10 things to include in your AI policy

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Published: 28 June 2024 | by Natasha K. A. Wiebusch, Brightmine Marketing Content Manager

The future of work is AI-powered. Companies across the globe are making huge investments in AI, racing to integrate it and maximise productivity and innovation. However, many are still struggling to make it past the introductions.

Organisations need to put systems in place to fully partner with AI… and they should start with a solid AI policy. In this article, we cover the key AI policy provisions that will help usher in a new era of AI at work.

Why creating an AI policy is paramount

Creating an AI policy is paramount because it provides employees and leaders with a roadmap for proper AI use in the workplace. It informs employees of what types of AI they can use and how they may (or may not) use it in their work.

And though basic guidance is key, an effective workplace AI policy shouldn’t just set parameters and create disciplinary measures. It should also act as a catalyst for integration and innovation. Specifically, a well-drafted policy can help establish systems to integrate AI into daily work. It can also help the organisation foster cross-functional collaboration and monitor AI tools to ensure quality and compliance.

Additionally, AI policies help organisations manage the adoption of new types of AI. As organisations continue on their AI journey, they will need a safe and efficient way to purchase (or build) and integrate new AI tools. A policy can detail this process and establish a chain of approval.

AI policy provisions you need

Developing an AI policy that covers everything you need it to cover can be daunting. You’ll need to have a deep understanding of how your organisation intends to use AI now and in the future. To get you started, the following are policy provisions every AI policy should have:

1. Scope

The scope of an AI policy is extremely important. To draft an appropriate scope, first, you’ll need to consider what types of AI you’d like the policy to cover. This is important because you’ll need to decide whether you’d like to leave room for AI growth. For example, you can either create a policy specific to chatbots, or you can create an all-encompassing policy.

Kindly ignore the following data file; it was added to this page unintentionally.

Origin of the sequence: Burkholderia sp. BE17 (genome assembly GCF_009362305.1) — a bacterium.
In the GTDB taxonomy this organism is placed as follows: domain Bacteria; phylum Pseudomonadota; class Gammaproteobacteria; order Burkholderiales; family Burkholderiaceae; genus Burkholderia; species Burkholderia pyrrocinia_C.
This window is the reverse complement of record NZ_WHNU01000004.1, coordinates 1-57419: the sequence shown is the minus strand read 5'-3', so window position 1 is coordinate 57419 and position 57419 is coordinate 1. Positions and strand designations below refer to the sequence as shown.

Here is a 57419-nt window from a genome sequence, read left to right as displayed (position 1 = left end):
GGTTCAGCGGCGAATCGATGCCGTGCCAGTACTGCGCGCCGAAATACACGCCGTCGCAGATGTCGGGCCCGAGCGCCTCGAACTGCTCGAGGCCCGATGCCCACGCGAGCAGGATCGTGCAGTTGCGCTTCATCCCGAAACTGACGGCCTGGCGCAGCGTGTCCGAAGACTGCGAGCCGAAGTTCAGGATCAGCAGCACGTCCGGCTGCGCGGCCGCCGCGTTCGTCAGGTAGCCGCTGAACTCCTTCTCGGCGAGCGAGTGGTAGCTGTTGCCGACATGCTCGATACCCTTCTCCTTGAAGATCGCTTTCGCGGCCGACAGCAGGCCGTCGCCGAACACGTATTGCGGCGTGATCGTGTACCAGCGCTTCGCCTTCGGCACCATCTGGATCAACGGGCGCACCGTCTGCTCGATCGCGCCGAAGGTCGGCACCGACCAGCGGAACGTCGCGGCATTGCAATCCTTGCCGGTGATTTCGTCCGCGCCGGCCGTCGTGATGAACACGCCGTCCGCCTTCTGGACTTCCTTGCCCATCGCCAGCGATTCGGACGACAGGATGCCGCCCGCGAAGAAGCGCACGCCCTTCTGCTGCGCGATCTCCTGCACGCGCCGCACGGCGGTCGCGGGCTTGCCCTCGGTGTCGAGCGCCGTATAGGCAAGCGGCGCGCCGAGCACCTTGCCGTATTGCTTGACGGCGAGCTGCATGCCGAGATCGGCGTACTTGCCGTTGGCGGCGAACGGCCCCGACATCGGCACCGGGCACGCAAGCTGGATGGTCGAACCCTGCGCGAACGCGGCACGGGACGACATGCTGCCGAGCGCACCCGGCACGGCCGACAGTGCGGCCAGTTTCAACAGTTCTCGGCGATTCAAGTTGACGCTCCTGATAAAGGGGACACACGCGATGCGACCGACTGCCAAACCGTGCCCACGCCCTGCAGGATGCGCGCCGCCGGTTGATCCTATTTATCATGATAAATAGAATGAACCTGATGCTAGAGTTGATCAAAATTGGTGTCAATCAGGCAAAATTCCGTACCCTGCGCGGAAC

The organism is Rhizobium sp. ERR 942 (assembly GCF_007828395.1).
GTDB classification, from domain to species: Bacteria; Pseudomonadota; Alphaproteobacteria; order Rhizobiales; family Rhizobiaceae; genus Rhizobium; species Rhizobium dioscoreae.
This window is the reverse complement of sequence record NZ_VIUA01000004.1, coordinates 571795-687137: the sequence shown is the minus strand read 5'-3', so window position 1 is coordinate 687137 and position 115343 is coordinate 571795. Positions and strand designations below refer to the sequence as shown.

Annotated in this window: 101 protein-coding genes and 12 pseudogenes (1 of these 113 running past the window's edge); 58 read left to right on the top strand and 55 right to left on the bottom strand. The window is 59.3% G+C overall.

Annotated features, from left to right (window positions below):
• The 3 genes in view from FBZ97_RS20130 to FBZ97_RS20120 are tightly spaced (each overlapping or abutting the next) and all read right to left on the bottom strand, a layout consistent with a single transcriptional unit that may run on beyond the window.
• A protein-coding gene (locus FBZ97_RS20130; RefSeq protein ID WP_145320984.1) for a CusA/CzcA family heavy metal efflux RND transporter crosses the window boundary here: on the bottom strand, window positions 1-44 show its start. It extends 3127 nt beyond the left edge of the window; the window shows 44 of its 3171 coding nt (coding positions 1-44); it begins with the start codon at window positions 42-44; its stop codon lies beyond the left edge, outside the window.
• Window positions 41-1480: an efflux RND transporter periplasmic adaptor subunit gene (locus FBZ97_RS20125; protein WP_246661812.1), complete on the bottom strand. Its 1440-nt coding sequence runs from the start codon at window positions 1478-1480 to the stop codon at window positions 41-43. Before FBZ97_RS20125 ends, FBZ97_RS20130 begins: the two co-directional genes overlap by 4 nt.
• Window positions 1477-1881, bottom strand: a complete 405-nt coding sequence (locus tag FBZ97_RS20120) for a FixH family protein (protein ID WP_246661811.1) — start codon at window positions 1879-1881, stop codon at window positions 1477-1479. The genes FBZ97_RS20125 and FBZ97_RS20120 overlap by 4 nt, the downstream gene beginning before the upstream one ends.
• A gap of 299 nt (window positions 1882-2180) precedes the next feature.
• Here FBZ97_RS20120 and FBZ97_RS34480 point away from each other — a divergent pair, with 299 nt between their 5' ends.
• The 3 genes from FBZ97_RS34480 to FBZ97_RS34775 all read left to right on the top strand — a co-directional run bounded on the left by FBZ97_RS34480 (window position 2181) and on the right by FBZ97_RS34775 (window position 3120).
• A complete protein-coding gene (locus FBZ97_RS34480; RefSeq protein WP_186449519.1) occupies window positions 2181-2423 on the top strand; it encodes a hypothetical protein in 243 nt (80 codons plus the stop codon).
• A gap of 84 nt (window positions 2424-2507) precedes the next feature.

The scope should also help employees understand whether the policy covers AI built internally, provided by vendors or both. And, you may want to cover types of technology that are not AI, but still use data to draw insights. For example, you may decide that the policy should cover any use of advanced analytics tools.

Other policies

The scope of the policy should help readers understand how it interacts with other workplace policies. For example, you may state that employees should read the AI policy together with other relevant policies. This may include the following policies:

  • Cybersecurity policy.
  • Employee code of conduct.
  • Workplace security policy.
  • Diversity, equity and inclusion (DEI) policy.
  • Privacy policy.

2. Purpose

The purpose of a workplace policy provides a preview of what types of guidance the policy provides. Some AI policies focus only on compliance and proper use. A more thorough policy will include guidance on ethics, auditing AI tools or approving new ones.

When drafting your policy purpose, consider what you’d like to accomplish with the policy and your organisation’s AI strategy. Your AI strategy will help you understand what types of guidance your employees need.

3. Definitions

To help employees understand the contents of the policy, include definitions of key terminology related to AI technology. The following are common terms you may want to include:

  • Algorithm.
  • Analytics.
  • Artificial intelligence (AI).
  • Big data.
  • Chatbots.
  • Generative AI.
  • Hallucination.
  • Large language models (LLMs)
  • Machine learning.
  • Natural language processing (NLP)

4. Contact information

Employees may have questions about the policy, or they’d like assistance with using AI in their work. To help connect employees to members of the organisation who can help, include a section for contact information. You may also consider contact information for vendors of AI systems that are available to all or most employees.

5. What AI employees can and cannot use

Include guidance on what types of AI employees can and cannot use. Employees should understand: